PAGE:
By Kyle Harner, MD
What is a rheumatologist?
It is more than just a big word that is hard to pronounce. Rheumatologists are doctors with specialized training in the medical management of arthritis and osteoporosis. AFTER completing a bachelor’s degree and medical school, at least five years of training is required– three years of internal medicine and at least two years of rheumatology training. A lot of schooling is involved to prepare rheumatologists to aid in preventing and managing ongoing joint issues, with a goal to keep arthritis patients from needing orthopedic surgery for as long as possible.
There are more than 100 different types of arthritis, everything from osteoarthritis to rheumatoid arthritis, lupus to scleroderma, psoriatic arthritis to ankylosing spondylitis. A rheumatologist is trained to recognize the difference between all types of arthritis. Arriving at the proper diagnosis involves using a combination of skills and specialized testing, including a detailed history, physical examination, X-rays, laboratory testing, as well as possible advanced imaging (such as ultrasound, CT and MRI).
Once a diagnosis is reached, a rheumatologist will discuss personalized treatment options, which take into account each patient’s individual non-arthritis medical problems, different medication sensitivities, and different opinions on possible treatment. After helping a patient decide on a course of treatment, a rheumatologist will closely monitor for improvement and possible side effects to treatment. Arthritis and osteoporosis are typically lifelong problems, for which patients should continue to see a rheumatologist long-term to manage these issues.
In addition to managing the use of medications to treat arthritis, rheumatologists are experts in joint and other injections. To assist in control of arthritis symptoms, rheumatologists inject shoulders, elbows, wrists, hips, knees, ankles and small joints in the hands and feet. They also inject areas around the joints to include near tendons and other tender points.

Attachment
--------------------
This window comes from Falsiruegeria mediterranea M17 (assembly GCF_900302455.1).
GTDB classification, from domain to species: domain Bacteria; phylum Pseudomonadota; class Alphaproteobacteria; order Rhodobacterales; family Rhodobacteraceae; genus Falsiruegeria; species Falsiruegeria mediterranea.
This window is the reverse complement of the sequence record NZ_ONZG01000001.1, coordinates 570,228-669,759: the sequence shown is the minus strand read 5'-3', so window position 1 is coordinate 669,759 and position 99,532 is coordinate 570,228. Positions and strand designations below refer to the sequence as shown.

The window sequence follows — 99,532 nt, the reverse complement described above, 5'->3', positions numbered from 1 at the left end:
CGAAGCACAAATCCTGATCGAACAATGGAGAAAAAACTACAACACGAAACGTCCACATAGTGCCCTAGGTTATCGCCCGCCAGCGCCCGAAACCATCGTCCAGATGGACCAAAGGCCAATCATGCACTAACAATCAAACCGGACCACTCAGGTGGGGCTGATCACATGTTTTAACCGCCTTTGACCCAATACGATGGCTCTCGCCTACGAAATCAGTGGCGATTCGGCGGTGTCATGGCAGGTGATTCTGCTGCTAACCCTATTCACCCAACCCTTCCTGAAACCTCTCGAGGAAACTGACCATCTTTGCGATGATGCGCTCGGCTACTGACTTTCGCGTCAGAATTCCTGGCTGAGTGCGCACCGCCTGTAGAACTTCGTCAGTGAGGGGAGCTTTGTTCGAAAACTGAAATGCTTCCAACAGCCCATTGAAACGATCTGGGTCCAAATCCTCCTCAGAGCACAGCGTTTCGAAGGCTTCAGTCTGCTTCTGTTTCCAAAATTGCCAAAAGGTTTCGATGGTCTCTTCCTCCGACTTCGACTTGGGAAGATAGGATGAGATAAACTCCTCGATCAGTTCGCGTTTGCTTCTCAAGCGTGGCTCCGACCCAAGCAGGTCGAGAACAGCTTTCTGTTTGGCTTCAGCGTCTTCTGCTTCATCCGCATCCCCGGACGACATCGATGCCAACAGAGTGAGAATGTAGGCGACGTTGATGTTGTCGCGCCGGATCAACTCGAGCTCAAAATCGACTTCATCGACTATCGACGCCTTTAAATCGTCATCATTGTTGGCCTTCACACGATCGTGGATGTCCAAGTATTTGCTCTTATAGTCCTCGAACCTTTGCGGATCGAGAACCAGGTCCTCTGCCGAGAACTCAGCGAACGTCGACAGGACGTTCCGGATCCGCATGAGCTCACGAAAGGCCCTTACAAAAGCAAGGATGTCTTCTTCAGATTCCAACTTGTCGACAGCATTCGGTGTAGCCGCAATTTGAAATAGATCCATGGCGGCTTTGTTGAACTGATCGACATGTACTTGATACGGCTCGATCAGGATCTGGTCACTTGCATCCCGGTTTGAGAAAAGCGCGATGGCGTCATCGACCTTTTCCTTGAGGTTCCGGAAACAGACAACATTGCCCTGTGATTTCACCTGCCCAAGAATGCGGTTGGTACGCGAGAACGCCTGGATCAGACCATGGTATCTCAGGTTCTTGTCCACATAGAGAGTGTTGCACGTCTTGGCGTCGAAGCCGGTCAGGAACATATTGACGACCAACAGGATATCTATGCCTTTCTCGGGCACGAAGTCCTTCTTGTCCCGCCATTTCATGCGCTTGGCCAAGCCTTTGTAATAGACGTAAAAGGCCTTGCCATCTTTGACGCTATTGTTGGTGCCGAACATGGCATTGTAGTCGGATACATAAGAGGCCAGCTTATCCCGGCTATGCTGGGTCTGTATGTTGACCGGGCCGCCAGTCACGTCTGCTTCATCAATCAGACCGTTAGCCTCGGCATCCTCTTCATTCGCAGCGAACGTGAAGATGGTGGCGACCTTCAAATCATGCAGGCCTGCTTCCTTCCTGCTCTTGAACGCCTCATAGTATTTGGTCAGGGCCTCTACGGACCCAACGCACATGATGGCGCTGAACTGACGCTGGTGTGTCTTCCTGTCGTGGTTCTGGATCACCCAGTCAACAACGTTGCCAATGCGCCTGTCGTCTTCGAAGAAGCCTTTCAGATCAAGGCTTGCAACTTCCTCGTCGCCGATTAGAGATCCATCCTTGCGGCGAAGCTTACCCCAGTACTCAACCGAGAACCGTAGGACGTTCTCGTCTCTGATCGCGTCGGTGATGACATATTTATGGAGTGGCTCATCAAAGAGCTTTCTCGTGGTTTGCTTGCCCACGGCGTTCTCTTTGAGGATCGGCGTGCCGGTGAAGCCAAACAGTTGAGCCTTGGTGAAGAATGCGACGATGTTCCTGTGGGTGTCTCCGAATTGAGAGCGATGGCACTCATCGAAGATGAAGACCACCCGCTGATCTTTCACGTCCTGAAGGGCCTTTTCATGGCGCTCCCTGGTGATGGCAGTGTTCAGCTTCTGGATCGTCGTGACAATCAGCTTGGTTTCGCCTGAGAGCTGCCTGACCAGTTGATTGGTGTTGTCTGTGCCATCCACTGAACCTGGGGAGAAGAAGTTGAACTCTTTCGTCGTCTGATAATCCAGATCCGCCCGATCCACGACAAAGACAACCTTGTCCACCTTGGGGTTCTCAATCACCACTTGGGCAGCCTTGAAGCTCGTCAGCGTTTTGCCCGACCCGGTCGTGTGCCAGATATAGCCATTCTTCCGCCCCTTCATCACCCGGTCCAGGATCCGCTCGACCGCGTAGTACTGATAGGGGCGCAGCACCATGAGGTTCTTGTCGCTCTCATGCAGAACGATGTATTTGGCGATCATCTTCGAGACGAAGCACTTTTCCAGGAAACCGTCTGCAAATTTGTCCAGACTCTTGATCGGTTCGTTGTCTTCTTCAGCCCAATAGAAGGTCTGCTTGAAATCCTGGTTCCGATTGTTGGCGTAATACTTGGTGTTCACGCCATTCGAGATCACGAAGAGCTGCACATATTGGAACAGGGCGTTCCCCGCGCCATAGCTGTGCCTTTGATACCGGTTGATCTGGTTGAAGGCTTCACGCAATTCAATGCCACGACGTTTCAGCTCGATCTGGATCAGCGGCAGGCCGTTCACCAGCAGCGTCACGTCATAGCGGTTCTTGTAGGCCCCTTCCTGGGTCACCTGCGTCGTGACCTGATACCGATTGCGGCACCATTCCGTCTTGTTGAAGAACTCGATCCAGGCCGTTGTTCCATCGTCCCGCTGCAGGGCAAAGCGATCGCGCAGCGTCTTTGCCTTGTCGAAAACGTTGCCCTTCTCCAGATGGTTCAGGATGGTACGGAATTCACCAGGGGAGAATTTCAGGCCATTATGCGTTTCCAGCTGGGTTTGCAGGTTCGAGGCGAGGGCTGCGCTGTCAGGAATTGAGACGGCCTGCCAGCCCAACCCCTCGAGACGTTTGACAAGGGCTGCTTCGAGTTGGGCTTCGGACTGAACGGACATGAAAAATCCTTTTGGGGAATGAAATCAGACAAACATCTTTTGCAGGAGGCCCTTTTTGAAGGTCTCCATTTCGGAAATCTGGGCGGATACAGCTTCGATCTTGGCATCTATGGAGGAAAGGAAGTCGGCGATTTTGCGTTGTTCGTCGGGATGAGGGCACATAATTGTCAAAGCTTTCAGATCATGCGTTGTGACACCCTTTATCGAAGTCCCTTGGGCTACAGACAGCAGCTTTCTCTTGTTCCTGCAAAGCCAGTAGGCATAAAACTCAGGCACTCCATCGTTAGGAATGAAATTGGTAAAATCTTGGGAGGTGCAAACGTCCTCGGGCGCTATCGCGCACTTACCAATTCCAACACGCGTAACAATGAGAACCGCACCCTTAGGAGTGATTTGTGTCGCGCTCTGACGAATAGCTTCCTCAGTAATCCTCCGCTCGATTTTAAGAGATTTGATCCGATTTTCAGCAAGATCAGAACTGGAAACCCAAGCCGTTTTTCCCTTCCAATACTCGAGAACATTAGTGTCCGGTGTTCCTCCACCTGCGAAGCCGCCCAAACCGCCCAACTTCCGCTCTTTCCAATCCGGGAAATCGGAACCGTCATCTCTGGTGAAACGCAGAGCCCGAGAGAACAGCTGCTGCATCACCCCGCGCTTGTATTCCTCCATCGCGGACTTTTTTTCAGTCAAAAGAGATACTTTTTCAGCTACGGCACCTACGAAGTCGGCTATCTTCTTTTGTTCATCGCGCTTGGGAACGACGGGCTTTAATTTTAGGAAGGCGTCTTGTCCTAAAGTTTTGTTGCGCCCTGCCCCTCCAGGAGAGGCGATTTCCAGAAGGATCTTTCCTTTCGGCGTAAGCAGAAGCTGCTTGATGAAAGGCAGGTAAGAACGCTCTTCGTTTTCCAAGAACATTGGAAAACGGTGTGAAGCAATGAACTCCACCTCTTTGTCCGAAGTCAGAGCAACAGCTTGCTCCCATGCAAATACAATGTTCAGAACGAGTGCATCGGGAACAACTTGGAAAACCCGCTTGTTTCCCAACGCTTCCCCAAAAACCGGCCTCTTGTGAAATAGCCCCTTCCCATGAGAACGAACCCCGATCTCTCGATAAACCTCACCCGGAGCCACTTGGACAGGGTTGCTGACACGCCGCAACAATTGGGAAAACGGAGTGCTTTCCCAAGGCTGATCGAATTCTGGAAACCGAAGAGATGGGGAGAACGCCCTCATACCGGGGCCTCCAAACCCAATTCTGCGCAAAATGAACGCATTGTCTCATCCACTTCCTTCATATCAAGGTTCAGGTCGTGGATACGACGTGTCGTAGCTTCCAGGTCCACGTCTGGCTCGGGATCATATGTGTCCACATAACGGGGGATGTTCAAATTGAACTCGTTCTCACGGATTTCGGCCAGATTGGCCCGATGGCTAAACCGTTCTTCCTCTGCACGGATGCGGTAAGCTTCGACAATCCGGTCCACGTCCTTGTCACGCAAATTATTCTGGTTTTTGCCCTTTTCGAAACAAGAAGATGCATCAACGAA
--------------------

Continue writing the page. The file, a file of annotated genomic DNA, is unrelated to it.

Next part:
Specialized Rheumatology Care
As a new patient at Carolina Arthritis Center, expect that your first visit will last at least an hour. During this time, one of our providers will get to know you and understand your arthritis or osteoporosis concerns. Time will be spent filling out intake paperwork, talking to the provider, and obtaining any needed imaging studies and labs. Injections may also be given at your initial visit. Follow-up visits are typically shorter. At follow-up visits, the rheumatology provider will evaluate progress, changes to your treatment as necessary, and discuss the results of any recent testing.
Carolina Arthritis Center offers the services of have two board certified rheumatologists and two rheumatology trained nurse practitioners to assist patients with arthritis and osteoporosis. Melissa Ott, NP and Jennifer Hammond, NP work closely with both Drs. Robert Oglesby and Kyle Harner to ensure the best rheumatologic care possible for our patients.
As a single specialty clinic, Carolina Arthritis Center has the time and resources to provide personalized care for each patient. To fulfill this mission, Carolina Arthritis Center has on an site X-ray, bone density, laboratory and infusion suite. Infusion suites are used to deliver specialized arthritis and osteoporosis treatments that must be monitored during administration. These infusions are administered either intravenously or by injection.
In addition to excellent service providers, Carolina Arthritis Center’s dedicated team of front desk/reception, nursing, X-ray/bone-density, laboratory, infusion, insurance and administrative personnel work together to deliver the most up-to-date and personalized treatment for our patients.
Carolina Arthritis Center has a long history of helping arthritis and osteoporosis patients in Eastern North Carolina, with continuously patient care since opening in 2001. Carolina Arthritis Center is located at 2355 Hemby Lane in Greenville. To make an appointment, please call 252-321-8474 to speak to a referral coordinator. Patients can self-refer or be referred by another medical provider. Visit www.carolina-arthritis.com for more information about rheumatology services. We look forward to meeting you.